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Recognition: The Friendly Skies

I am beginning a new series today entitled “Recognition.”  When bad things happen and I am wronged in some way, I am very quick to take to social media or an email to customer service to complain.  While there are legitimate times to voice a complaint, it is usually not in the heat of the moment.  To help combat my “quick to gripe” attitude, I am on the lookout for amazing service and plan to write about each occurrence here.  Not only will this help me focus on the positive, but maybe, some folks will get the recognition they so truly deserve.

We begin last Friday night.  After a week-long business trip to California, it was time to head home.  We had a later flight out of John Wayne Airport and so we didn’t land until after 10PM.  As is our custom, my wife and I remained in our seats while almost every passenger deplaned.  My wheelchair weighs 350 pounds and is very difficult to maneuver without me at the helm, and so we are used to the process taking extra time.  Once the plane had unloaded, though, we walked to the jet bridge and found…nothing.  My wheelchair wasn’t there.  No crew members were there.  No one from the airport was there.

Now, to their credit (and before you think this is a gripe), it was very late, and the one service person at our gate was helping an elderly woman who needed an aisle chair.  It felt good to stand up after a three hour flight, so we didn’t mind.  However, the minutes ticked by and still no wheelchair or personnel.  Finally, one of the flight attendants came out to see why we were still waiting.  She went to the top of the jet bridge to check and when she came back down, she told us that my wheelchair was waiting at the top of the jet bridge.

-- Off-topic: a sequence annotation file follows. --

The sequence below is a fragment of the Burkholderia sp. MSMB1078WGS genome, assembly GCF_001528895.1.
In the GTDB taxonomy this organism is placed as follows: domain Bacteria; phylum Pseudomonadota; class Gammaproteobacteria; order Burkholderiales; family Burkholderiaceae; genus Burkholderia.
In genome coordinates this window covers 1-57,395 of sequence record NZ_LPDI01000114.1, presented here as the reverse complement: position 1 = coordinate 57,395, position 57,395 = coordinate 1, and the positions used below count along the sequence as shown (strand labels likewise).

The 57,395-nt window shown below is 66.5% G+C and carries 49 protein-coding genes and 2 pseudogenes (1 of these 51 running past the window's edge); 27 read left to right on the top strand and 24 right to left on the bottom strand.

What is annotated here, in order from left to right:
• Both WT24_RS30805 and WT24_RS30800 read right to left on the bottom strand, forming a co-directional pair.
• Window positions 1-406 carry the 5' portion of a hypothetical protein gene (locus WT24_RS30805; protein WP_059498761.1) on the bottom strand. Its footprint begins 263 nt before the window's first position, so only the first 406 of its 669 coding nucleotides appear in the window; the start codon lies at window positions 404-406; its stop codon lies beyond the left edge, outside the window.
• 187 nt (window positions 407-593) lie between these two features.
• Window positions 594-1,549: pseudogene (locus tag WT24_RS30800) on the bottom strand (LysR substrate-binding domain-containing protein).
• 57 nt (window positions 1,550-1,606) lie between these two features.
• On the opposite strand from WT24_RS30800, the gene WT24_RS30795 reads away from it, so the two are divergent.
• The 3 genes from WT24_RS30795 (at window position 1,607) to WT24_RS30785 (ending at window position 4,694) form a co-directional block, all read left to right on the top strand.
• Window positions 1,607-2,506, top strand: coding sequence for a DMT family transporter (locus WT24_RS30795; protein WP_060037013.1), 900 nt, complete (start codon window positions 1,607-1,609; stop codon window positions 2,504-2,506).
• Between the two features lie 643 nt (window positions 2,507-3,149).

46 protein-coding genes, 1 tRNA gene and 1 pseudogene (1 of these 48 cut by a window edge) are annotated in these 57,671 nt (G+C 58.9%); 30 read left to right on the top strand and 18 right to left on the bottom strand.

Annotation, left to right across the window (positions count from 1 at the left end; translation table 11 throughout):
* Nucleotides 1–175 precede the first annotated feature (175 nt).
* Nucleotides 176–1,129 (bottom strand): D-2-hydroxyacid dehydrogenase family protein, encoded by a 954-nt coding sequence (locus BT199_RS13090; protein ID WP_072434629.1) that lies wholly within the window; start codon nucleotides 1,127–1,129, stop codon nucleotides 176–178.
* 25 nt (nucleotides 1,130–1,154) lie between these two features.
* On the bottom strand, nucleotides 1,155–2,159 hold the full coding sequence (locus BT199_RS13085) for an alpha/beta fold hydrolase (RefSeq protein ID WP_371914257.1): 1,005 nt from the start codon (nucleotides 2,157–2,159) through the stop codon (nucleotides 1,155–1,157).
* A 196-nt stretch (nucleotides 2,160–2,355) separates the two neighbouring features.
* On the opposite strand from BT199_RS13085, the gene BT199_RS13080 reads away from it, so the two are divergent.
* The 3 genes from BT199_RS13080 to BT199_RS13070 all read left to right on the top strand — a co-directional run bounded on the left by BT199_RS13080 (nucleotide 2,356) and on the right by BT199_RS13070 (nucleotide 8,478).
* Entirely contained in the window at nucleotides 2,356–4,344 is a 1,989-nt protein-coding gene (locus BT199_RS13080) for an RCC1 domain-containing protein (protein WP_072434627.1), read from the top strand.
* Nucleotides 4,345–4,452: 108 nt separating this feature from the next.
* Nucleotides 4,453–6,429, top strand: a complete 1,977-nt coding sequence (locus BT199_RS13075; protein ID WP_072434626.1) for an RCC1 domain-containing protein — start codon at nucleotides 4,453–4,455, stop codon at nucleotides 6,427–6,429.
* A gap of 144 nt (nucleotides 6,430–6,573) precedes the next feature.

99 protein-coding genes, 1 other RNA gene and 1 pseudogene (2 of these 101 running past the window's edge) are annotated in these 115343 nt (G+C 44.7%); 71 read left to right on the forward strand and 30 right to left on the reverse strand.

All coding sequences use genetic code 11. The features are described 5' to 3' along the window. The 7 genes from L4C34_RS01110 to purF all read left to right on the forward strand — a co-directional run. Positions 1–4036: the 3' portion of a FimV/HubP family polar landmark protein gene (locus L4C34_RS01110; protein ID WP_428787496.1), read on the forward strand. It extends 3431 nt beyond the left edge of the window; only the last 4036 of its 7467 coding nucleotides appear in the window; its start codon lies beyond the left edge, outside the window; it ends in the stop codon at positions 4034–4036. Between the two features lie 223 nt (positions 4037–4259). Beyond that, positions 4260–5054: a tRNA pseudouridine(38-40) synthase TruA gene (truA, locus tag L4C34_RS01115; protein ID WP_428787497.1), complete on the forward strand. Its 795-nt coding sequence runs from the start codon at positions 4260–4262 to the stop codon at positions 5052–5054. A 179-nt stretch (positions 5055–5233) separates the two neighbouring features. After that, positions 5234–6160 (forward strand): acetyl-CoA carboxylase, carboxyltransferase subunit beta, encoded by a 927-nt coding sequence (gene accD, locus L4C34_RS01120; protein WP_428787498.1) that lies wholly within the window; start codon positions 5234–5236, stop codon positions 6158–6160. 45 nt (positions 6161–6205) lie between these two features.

Great, except one problem.  I can’t walk that far and no one was there to push me in a manual wheelchair.  Joni was with me, but she was carrying three bags, and it was quite a steep hill.  So, the flight attendant called for another service helper to come to our gate.  She also notified the pilot.  After another five minutes, no one had showed up.  To our surprise, the captain of our flight (Capt. John) came out and told us that we had waited long enough and that he would push me up the jet bridge.  Not only is such a task not a part of Capt. John’s job description, but many people in positions of command would see the job of pushing someone in a wheelchair as beneath them.  Not Capt. John, though.  He pushed my wheelchair up, waited until I got in my powered wheelchair and then he went back down to finish his piloting duties.

After Joni and I got situated, we parted ways.  She headed to the baggage claim and I ventured off to the Sky Link to head to the terminal where we had parked before our departing flight that past Monday.  As I got on the Sky Link, Capt. John happened to board with me.  We made small talk and he asked where I was headed.  After I told him, he questioned as to whether my path would be impeded from the Sky Link to my van.  He was asking if he needed to come with me to my van.  Yet again, I was blown away.  He had been working all day and yet was willing to follow me to my van to make sure I could get there.

He didn’t have to…it wasn’t a part of his job…but he did it anyway…and for that,  I give Recognition to Capt. John of American Airlines flight 2389 (on Nov. 20).

Tweet to American Airlines about Capt. John